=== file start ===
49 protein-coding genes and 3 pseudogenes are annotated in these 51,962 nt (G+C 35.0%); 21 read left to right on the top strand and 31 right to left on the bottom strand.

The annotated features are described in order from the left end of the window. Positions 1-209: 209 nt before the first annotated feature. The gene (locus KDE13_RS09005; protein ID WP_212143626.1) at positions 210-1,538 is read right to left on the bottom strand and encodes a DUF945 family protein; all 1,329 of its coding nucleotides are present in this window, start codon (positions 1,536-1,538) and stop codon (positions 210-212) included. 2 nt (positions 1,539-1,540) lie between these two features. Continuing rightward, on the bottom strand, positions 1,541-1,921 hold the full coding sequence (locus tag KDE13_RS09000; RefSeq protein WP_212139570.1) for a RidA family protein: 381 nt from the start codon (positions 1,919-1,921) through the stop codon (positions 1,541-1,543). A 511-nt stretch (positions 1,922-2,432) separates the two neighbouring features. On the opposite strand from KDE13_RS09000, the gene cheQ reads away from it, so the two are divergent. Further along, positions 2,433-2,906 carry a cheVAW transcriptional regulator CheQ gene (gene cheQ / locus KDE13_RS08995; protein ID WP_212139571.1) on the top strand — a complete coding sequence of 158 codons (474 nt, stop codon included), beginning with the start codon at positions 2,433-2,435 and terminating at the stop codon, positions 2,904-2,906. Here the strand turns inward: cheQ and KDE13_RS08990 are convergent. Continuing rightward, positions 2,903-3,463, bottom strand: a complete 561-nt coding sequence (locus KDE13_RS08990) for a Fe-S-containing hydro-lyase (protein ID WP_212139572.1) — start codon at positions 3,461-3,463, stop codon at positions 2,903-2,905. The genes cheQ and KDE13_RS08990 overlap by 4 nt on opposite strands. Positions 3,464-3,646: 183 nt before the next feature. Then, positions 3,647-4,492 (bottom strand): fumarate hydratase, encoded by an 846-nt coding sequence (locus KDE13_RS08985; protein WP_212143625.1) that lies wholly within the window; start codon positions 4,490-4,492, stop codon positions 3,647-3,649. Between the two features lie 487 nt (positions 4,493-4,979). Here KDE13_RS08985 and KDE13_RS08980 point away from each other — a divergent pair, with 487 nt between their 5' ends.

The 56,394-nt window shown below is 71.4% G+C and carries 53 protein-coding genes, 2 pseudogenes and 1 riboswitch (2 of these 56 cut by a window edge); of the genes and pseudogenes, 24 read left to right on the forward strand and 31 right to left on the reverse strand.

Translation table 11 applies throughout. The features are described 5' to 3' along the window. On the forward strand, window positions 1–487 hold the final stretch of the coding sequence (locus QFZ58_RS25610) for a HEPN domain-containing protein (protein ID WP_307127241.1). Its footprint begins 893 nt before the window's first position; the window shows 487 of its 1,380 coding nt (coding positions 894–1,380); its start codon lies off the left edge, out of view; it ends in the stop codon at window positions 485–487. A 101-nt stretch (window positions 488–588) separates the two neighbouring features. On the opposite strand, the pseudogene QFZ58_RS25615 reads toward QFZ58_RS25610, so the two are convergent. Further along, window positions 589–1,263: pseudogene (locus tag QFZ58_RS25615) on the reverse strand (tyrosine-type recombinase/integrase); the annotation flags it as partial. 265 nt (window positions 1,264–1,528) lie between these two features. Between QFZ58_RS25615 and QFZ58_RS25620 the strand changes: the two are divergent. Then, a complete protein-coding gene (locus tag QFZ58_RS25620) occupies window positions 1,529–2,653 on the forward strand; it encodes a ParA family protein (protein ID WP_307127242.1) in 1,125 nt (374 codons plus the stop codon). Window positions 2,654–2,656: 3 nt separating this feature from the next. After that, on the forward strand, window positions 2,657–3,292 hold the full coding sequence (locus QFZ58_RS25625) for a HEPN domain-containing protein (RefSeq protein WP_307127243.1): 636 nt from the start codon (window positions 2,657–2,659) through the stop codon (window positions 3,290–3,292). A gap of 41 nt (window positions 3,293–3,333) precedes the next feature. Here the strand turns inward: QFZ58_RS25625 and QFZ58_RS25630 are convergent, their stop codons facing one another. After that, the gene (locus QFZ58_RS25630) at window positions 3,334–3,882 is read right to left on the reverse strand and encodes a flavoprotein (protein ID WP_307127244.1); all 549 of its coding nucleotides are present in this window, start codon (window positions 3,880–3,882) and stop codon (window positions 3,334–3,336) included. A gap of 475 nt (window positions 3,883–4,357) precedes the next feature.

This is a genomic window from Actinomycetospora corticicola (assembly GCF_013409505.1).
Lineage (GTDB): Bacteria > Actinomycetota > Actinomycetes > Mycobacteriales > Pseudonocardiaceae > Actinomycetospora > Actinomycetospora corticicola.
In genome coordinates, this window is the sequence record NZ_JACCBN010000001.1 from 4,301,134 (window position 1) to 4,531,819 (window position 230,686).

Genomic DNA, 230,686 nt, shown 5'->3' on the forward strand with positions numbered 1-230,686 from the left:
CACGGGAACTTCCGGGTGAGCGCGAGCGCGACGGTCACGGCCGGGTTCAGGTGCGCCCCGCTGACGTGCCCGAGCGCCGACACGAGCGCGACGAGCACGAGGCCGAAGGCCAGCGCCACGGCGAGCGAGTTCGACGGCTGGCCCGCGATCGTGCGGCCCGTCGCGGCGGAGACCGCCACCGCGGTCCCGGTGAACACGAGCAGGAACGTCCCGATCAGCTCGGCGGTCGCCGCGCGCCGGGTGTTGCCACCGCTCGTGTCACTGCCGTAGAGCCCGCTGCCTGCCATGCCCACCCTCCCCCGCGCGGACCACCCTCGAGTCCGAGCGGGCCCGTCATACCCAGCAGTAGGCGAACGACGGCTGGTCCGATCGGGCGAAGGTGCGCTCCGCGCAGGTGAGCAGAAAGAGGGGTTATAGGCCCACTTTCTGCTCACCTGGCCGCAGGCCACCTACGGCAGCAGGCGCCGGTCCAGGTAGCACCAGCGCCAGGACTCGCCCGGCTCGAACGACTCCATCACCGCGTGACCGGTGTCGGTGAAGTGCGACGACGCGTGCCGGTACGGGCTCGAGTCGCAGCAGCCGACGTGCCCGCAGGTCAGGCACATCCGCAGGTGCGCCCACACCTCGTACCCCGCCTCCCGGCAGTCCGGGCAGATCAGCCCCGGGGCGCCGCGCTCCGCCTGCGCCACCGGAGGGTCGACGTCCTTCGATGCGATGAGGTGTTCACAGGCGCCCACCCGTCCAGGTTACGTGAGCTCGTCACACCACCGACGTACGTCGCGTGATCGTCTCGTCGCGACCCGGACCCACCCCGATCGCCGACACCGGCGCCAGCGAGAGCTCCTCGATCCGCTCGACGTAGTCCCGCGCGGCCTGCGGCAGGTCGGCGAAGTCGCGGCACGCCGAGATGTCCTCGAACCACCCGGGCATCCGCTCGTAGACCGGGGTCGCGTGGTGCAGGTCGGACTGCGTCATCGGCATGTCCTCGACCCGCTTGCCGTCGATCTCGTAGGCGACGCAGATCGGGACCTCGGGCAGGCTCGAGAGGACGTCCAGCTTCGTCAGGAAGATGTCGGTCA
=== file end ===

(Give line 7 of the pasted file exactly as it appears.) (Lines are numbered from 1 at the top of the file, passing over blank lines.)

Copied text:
In genome coordinates, this window is the sequence record NZ_JACCBN010000001.1 from 4,301,134 (window position 1) to 4,531,819 (window position 230,686).